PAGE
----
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TWN Info Service on Health Issues (Jun11/02)
8 June 2011
Third World Network

Dear friends and colleagues,

New super-bugs a threat to human life

The outbreak of disease caused by a new strain of E-Coli once again shows the increasing vulnerability of human beings to bacteria and viruses that are getting more deadly and more resistant to antibiotics

With best wishes,

Third World Network
Evelyne Hong


New super-bugs a threat to human life
by Martin Khor, 6 June 2011

The outbreak of a deadly disease caused by a new strain of the E-Coli bacteria is the latest chapter of the victory of new forms of bacteria and viruses over medicines and thus over human beings.

By last Saturday, 20 people had died and more than 1,800 were affected by a new strain of the already rare 0104 type of E-Coli.   There are other common types of E Coli which normally cause only a mild ailment.

The World Health Organization said the variant had “never been seen in an outbreak situation before.”

The centre of the outbreak is Hamburg in North Germany and almost all the deaths took place in Germany, and the others affected were either in Germany or people in 20 countries who had visited Germany.

The place of origin of the disease is still a mystery and also through what specific foods it spread.  Meanwhile, there are warnings against eating raw cucumber, tomato and lettuce, the stuff of which salads are made.

Although the “normal” E-coli usually produces mild sickness in the stomach,  the new strain of E-Coli 0104 causes bloody diarrhea and severe stomach cramps, while in over 500 of the more serious cases so far it also causes haemolytic-uraemic syndrome (HUS),  which damages blood cells and the kidneys.

A major problem is that the bacterium is resistant to antibiotics.  The treatment recommended under intensive care has been plasma exchange, kidney dialysis and blood transfusions.

Eradication of these kinds of bacteria is impractical partly because they are able to evolve so rapidly, according to Stephen Smith, a lecturer in clinical microbiology at Trinity College in Dublin, as quoted in the New York Times.

“These microbes are always exchanging information and there’s always new ones appearing,” he said. “What we’ve got now is a fusion of two different types that’s taken the worst elements of each.”  Instead, prevention is probably the best approach.

This view depicts a serious situation.  E-coli is only one example.  There are several dangerous microbes that are difficult to fight because they continuously evolve or mutate and become resistant to more and more powerful antibiotics.

One way in which they evolve is when separate genes from various strains of the bacteria, or even of different types of bacteria, come together, in a kind of hybrid.

The United Kingdom’s Health Protection Agency said the outbreak was due to a new strain of E Coli O104 with possibly a newly acquired ability to infect large numbers of people.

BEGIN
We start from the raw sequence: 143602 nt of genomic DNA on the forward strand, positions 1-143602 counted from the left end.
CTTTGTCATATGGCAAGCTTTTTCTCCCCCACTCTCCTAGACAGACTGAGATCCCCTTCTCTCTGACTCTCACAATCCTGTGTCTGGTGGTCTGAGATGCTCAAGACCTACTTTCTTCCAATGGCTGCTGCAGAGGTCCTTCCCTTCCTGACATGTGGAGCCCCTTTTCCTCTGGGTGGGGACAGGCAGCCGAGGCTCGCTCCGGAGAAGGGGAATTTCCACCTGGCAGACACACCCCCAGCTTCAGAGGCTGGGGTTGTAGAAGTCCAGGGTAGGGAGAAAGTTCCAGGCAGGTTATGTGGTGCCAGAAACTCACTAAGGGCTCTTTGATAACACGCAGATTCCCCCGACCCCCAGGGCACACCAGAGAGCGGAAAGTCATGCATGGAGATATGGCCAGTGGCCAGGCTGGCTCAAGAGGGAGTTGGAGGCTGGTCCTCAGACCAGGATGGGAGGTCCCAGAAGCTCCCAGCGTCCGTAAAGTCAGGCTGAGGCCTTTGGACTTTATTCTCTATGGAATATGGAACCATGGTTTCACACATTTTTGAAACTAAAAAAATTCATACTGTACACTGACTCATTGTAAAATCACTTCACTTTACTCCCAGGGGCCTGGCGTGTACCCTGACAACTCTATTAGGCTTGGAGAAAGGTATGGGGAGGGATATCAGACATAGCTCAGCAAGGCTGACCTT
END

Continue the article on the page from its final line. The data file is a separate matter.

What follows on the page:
The BBC News quoted Professor Gad Frankel, from Imperial College London, the Sanger Institute and the Medical Research Council, as saying: "This is a new combination and a deadly combination. It has a gene which produces a toxin and another which helps the bacterium colonise the gut more efficiently, which effectively means even more toxin is produced.”

Dr Mae Wan Ho, director of the Institute of Science in Society, and an expert on genetics, said this is a case of horizontal gene transfer and recombination.

In this process, she said, new combinations of genetic material are created at unprecedented speed, affecting species the most that reproduce the fastest -- bacteria and viruses that cause diseases.

Another related and worrying development is the discovery of a gene, known as NDM-1, that has the ability to alter bacteria and make them highly resistant to all known drugs, including the most potent antibiotics.

Last year there were reports of many cases in India and Pakistan and in European countries, especially among those who had visited the Indian sub-continent.  At the time, only two types of bacteria were found to be hosting the NDM-1 gene --- E Coli and Klebsiella pneumonia.

But it was then feared that the gene would transfer to other bacteria as well, since it was found to easily jump from one type of bacteria to another.  If this happened, antibiotic resistance would spread rapidly, making it difficult to treat many diseases.

These concerns have been proven to be justified.  On 7 May, the Times of India published an article based on interviews with British scientists from Cardiff University who had first reported on NDM-1’s existence.

The scientists found that the NDM-1 gene has been jumping among various species of bacteria at a “superfast speed" and that it “has a special quality to jump between species without much of a problem”.

While the gene was found only in E Coli when it was initially detected in 2006, now the scientists had found NDM-1 in more than 20 different species of bacteria. “We know that NDM1 can move at an unprecedented speed making more and more species of bacteria drug-resistant,"  said Dr Mark Toleman.

What is also worrying is that there are very few new antibiotics in the pipeline.  Thus when the resistance grows among the whole range of bacteria to the existing drugs – and this growth will be assisted by spread of the NDM-1 gene – human beings will be more and more at the mercy of the increasingly deadly bacteria.

The E Coli outbreak demonstrates the large threat this can pose to health.  Thus, antibiotic resistance and the emergence of new strains of diseases should be taken up by policy makers and international agencies like the World Health Organisation as a top-priority issue.

 


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